- Published on 20 December 2020
An audiology education toolkit for GPs is the solution UK medical and hearing health bodies have developed following recent survey results revealing low public confidence in primary care consultations since – and before – the coronavirus crisis.
Prior to the coronavirus outbreak, in early 2020 a survey was conducted by the British Irish Hearing Instrument Manufacturers Association (BIHIMA) of 1000 UK consumers to understand how they accessed hearing loss services via their GPs. The results showed that less than a quarter of UK adults (24%) think their GP provides enough information on hearing care. Despite this, the majority—47% of respondents— said they would go to their GP as the first port of call to find out more information about the association between hearing loss and other health problems. Over half (54%) of those aged 55+ would go to their GP first for this information, whereas those aged 25-34 are most likely to go online first (35%).
Remote puts people off consulting
But a survey following lockdown was carried out by the Royal National Institute for Deaf People (RNID) on people with hearing loss, and more than 70% of respondents said they “did not feel confident that their communication needs would be met during a remote appointment”, with over half admitting they had been “put off” seeking advice from their GP because of remote care, meaning they were at risk of missing out on vital medical care.
Now, in order to help GPs consult effectively with deaf patients and provide training and support around deafness and hearing loss in primary care, an educational toolkit initiative has been announced. Developed by the Royal College of GPs (RGCP) in collaboration with the charity RNID, and NHS England & Improvement, and sponsored by BIHIMA, the toolkit offers resources that include podcasts, an animation awareness video, a GP trainee teaching powerpoint, a GP surgery charter and online learning modules, a screencast, and an RCGP-accredited deaf awareness online course.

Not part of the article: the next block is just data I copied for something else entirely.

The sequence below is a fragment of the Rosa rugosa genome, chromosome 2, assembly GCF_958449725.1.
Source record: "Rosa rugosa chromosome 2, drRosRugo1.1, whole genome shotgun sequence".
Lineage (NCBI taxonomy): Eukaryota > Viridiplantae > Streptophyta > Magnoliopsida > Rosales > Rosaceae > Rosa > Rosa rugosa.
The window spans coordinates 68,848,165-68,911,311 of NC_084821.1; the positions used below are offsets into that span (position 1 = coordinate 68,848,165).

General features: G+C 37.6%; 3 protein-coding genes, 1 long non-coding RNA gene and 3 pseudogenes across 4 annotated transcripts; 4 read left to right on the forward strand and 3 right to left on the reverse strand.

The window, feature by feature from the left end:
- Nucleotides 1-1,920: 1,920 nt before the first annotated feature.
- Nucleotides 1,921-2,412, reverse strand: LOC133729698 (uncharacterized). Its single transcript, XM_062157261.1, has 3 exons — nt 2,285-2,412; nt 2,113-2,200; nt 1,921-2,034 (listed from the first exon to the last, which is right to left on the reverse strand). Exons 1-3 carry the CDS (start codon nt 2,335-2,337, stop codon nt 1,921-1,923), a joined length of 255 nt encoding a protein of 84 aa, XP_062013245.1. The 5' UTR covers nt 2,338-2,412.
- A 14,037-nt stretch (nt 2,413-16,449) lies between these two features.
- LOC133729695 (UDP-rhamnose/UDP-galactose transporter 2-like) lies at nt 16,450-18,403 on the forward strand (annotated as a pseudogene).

“The survey insights reinforced our belief as manufacturers of hearing instruments, that better hearing loss education for GPs is essential,” said BIHIMA Chairman Paul Surridge. “We were delighted to have the opportunity to support the RGCP and RNID’s plans to develop these critical and excellent resources to improve the access patients get to hearing care services. And in light of the difficulties encountered in provision of care during the pandemic, these resources couldn’t be more essential,” continued Surridge.
Dr. Devina Maru, RCGP national clinical champion for deafness and hearing loss, said: “We are pleased to be working with the RNID to create resources to help support GPs communicate with deaf patients during both remote and face to face consultations, to ensure GPs feel equipped to deliver the best possible care and patients feel most comfortable when accessing our services.”
Ayla Ozmen, head of research and policy at RNID, said: “Under the Accessible Information Standard, all health and social care providers must identify, record and meet people’s specific communication needs. Even in these exceptional times, accessible standards must still be upheld and there are simple options that will improve the accessibility of services for people who are deaf or have hearing loss. We are thrilled to be working with the Royal College of GPs to help highlight the needs of people who are deaf or have hearing loss.”